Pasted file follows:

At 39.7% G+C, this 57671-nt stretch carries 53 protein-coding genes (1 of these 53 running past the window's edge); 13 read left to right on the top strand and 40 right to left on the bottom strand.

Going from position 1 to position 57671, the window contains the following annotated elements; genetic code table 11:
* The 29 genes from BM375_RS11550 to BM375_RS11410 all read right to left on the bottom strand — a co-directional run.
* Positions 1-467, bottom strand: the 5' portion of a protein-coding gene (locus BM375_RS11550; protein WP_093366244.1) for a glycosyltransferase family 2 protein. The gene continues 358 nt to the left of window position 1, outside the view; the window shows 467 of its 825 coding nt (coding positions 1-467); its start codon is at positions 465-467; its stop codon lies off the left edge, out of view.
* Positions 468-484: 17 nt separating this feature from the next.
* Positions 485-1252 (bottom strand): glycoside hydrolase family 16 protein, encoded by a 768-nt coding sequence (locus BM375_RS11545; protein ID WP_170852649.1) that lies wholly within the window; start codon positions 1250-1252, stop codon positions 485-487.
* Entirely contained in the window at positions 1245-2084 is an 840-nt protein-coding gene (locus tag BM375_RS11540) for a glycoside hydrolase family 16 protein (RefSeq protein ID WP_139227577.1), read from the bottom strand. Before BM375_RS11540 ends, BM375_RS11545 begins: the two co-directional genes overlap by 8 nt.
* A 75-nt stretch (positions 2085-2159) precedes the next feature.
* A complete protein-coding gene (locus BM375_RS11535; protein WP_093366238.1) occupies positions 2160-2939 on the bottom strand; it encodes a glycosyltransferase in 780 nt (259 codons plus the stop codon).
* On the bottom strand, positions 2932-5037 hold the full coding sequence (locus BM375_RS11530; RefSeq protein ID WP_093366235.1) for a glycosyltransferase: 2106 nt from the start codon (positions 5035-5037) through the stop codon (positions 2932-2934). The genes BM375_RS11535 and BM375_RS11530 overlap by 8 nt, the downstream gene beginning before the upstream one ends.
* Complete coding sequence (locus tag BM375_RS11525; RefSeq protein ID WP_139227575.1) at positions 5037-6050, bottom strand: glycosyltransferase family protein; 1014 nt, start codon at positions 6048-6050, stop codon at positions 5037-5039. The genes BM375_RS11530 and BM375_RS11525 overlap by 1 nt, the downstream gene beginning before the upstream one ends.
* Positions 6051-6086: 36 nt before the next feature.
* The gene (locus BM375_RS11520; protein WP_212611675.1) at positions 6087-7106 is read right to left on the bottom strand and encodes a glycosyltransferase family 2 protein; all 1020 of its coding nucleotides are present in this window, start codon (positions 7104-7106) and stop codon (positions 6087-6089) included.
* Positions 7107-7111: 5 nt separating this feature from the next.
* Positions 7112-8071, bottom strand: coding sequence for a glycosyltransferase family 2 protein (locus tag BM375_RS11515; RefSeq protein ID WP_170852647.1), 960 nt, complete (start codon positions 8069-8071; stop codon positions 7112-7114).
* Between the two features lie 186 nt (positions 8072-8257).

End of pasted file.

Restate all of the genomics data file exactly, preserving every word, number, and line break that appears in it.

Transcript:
At 39.7% G+C, this 57671-nt stretch carries 53 protein-coding genes (1 of these 53 running past the window's edge); 13 read left to right on the top strand and 40 right to left on the bottom strand.

Going from position 1 to position 57671, the window contains the following annotated elements; genetic code table 11:
* The 29 genes from BM375_RS11550 to BM375_RS11410 all read right to left on the bottom strand — a co-directional run.
* Positions 1-467, bottom strand: the 5' portion of a protein-coding gene (locus BM375_RS11550; protein WP_093366244.1) for a glycosyltransferase family 2 protein. The gene continues 358 nt to the left of window position 1, outside the view; the window shows 467 of its 825 coding nt (coding positions 1-467); its start codon is at positions 465-467; its stop codon lies off the left edge, out of view.
* Positions 468-484: 17 nt separating this feature from the next.
* Positions 485-1252 (bottom strand): glycoside hydrolase family 16 protein, encoded by a 768-nt coding sequence (locus BM375_RS11545; protein ID WP_170852649.1) that lies wholly within the window; start codon positions 1250-1252, stop codon positions 485-487.
* Entirely contained in the window at positions 1245-2084 is an 840-nt protein-coding gene (locus tag BM375_RS11540) for a glycoside hydrolase family 16 protein (RefSeq protein ID WP_139227577.1), read from the bottom strand. Before BM375_RS11540 ends, BM375_RS11545 begins: the two co-directional genes overlap by 8 nt.
* A 75-nt stretch (positions 2085-2159) precedes the next feature.
* A complete protein-coding gene (locus BM375_RS11535; protein WP_093366238.1) occupies positions 2160-2939 on the bottom strand; it encodes a glycosyltransferase in 780 nt (259 codons plus the stop codon).
* On the bottom strand, positions 2932-5037 hold the full coding sequence (locus BM375_RS11530; RefSeq protein ID WP_093366235.1) for a glycosyltransferase: 2106 nt from the start codon (positions 5035-5037) through the stop codon (positions 2932-2934). The genes BM375_RS11535 and BM375_RS11530 overlap by 8 nt, the downstream gene beginning before the upstream one ends.
* Complete coding sequence (locus tag BM375_RS11525; RefSeq protein ID WP_139227575.1) at positions 5037-6050, bottom strand: glycosyltransferase family protein; 1014 nt, start codon at positions 6048-6050, stop codon at positions 5037-5039. The genes BM375_RS11530 and BM375_RS11525 overlap by 1 nt, the downstream gene beginning before the upstream one ends.
* Positions 6051-6086: 36 nt before the next feature.
* The gene (locus BM375_RS11520; protein WP_212611675.1) at positions 6087-7106 is read right to left on the bottom strand and encodes a glycosyltransferase family 2 protein; all 1020 of its coding nucleotides are present in this window, start codon (positions 7104-7106) and stop codon (positions 6087-6089) included.
* Positions 7107-7111: 5 nt separating this feature from the next.
* Positions 7112-8071, bottom strand: coding sequence for a glycosyltransferase family 2 protein (locus tag BM375_RS11515; RefSeq protein ID WP_170852647.1), 960 nt, complete (start codon positions 8069-8071; stop codon positions 7112-7114).
* Between the two features lie 186 nt (positions 8072-8257).